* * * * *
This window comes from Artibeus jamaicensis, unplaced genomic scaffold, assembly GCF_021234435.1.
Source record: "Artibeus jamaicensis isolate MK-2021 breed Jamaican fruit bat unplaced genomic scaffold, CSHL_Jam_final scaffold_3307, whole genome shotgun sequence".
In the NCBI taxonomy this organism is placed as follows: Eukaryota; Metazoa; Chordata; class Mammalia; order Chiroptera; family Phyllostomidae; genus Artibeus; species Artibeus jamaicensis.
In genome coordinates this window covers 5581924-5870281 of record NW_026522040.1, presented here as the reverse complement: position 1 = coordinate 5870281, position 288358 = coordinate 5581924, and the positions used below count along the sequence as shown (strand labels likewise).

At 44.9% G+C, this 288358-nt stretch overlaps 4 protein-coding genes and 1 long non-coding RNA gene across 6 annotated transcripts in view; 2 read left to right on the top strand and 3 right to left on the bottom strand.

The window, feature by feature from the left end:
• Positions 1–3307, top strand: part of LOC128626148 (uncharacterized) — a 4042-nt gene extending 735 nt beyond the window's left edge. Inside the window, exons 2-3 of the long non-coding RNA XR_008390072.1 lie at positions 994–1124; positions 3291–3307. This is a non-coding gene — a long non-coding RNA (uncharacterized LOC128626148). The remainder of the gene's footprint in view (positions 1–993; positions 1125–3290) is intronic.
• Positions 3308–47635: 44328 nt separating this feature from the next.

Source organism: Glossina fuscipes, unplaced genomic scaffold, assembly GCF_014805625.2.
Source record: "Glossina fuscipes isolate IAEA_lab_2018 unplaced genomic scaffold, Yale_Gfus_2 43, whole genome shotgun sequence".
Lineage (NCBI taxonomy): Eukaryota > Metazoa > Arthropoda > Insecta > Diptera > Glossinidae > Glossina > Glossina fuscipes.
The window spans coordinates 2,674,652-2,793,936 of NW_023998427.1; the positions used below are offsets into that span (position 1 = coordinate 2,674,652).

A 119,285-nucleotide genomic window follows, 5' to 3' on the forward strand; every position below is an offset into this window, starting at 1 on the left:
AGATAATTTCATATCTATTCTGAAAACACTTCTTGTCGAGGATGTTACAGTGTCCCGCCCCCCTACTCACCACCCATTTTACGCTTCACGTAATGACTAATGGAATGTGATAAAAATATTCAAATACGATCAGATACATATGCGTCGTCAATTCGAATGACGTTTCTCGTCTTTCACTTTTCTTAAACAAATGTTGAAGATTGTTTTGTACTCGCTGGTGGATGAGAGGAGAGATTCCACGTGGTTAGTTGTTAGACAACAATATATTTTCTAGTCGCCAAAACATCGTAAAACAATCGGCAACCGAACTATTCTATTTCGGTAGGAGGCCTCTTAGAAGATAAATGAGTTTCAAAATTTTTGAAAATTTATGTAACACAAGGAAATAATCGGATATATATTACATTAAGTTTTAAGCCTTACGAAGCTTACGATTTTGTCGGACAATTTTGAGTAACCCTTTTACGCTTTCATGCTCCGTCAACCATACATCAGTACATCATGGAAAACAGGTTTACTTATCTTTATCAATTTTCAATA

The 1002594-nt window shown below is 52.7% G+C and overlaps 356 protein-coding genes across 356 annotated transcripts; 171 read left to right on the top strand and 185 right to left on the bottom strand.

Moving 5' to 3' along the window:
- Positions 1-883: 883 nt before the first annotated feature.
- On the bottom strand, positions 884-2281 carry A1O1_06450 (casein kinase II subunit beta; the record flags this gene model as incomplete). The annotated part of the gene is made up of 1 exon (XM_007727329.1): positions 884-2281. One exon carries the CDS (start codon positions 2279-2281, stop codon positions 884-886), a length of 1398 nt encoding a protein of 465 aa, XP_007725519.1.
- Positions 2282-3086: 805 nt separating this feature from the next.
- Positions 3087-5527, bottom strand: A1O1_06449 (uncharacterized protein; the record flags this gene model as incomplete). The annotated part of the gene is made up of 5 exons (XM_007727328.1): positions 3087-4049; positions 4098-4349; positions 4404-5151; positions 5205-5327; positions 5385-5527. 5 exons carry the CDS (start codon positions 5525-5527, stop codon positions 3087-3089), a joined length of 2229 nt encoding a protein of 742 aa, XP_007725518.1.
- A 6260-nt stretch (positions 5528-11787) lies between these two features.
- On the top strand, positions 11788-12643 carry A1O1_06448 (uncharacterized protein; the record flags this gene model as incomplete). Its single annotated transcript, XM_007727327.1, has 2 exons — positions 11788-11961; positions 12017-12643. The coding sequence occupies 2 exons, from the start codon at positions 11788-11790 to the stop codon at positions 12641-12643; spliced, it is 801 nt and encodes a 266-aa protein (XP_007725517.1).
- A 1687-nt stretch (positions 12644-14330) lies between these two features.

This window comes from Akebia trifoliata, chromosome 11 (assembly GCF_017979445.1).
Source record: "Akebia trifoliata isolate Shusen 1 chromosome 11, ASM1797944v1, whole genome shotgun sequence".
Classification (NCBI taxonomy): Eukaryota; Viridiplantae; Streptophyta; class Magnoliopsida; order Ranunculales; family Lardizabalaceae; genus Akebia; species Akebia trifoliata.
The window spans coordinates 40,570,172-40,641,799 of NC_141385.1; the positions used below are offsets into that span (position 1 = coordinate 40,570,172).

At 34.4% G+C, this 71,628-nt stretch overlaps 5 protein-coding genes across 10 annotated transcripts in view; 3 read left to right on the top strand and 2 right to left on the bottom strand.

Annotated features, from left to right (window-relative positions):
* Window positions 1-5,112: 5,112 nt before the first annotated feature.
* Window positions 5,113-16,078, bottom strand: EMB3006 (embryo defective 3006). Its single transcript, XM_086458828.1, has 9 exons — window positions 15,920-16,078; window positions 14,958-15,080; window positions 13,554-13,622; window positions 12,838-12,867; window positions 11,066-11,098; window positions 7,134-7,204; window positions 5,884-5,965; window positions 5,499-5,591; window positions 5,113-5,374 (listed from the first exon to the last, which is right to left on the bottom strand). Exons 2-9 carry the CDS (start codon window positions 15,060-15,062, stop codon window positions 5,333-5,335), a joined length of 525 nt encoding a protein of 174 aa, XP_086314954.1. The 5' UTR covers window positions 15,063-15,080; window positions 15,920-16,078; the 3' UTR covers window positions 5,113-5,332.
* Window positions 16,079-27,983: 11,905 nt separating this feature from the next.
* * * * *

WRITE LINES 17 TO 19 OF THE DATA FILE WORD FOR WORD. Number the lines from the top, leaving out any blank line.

- Positions 1-883: 883 nt before the first annotated feature.
- On the bottom strand, positions 884-2281 carry A1O1_06450 (casein kinase II subunit beta; the record flags this gene model as incomplete). The annotated part of the gene is made up of 1 exon (XM_007727329.1): positions 884-2281. One exon carries the CDS (start codon positions 2279-2281, stop codon positions 884-886), a length of 1398 nt encoding a protein of 465 aa, XP_007725519.1.
- Positions 2282-3086: 805 nt separating this feature from the next.